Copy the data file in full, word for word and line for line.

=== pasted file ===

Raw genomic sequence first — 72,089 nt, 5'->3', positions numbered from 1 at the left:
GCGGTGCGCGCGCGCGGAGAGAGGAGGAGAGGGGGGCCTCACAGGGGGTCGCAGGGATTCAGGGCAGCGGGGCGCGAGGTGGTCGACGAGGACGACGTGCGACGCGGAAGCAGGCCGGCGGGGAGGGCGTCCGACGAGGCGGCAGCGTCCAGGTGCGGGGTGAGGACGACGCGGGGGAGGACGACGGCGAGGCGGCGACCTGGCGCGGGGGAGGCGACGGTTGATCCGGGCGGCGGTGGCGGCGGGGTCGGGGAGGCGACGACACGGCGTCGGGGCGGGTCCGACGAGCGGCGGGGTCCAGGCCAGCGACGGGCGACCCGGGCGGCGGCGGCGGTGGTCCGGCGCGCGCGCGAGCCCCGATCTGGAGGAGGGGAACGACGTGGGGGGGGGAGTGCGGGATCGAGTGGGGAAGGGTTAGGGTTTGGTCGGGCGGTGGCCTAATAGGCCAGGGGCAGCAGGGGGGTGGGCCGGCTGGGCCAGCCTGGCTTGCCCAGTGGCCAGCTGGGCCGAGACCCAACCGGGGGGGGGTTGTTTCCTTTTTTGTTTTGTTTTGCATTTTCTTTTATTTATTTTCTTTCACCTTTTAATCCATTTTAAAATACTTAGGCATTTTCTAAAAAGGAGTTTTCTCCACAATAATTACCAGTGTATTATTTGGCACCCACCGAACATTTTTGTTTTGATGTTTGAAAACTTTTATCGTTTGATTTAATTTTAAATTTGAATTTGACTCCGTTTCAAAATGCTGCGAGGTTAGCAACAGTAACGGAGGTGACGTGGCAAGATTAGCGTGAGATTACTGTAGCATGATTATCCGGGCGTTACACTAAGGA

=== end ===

Raw genomic sequence first — 72,089 nt, 5'->3', positions numbered from 1 at the left:
GCGGTGCGCGCGCGCGGAGAGAGGAGGAGAGGGGGGCCTCACAGGGGGTCGCAGGGATTCAGGGCAGCGGGGCGCGAGGTGGTCGACGAGGACGACGTGCGACGCGGAAGCAGGCCGGCGGGGAGGGCGTCCGACGAGGCGGCAGCGTCCAGGTGCGGGGTGAGGACGACGCGGGGGAGGACGACGGCGAGGCGGCGACCTGGCGCGGGGGAGGCGACGGTTGATCCGGGCGGCGGTGGCGGCGGGGTCGGGGAGGCGACGACACGGCGTCGGGGCGGGTCCGACGAGCGGCGGGGTCCAGGCCAGCGACGGGCGACCCGGGCGGCGGCGGCGGTGGTCCGGCGCGCGCGCGAGCCCCGATCTGGAGGAGGGGAACGACGTGGGGGGGGGAGTGCGGGATCGAGTGGGGAAGGGTTAGGGTTTGGTCGGGCGGTGGCCTAATAGGCCAGGGGCAGCAGGGGGGTGGGCCGGCTGGGCCAGCCTGGCTTGCCCAGTGGCCAGCTGGGCCGAGACCCAACCGGGGGGGGGTTGTTTCCTTTTTTGTTTTGTTTTGCATTTTCTTTTATTTATTTTCTTTCACCTTTTAATCCATTTTAAAATACTTAGGCATTTTCTAAAAAGGAGTTTTCTCCACAATAATTACCAGTGTATTATTTGGCACCCACCGAACATTTTTGTTTTGATGTTTGAAAACTTTTATCGTTTGATTTAATTTTAAATTTGAATTTGACTCCGTTTCAAAATGCTGCGAGGTTAGCAACAGTAACGGAGGTGACGTGGCAAGATTAGCGTGAGATTACTGTAGCATGATTATCCGGGCGTTACACTAAGGA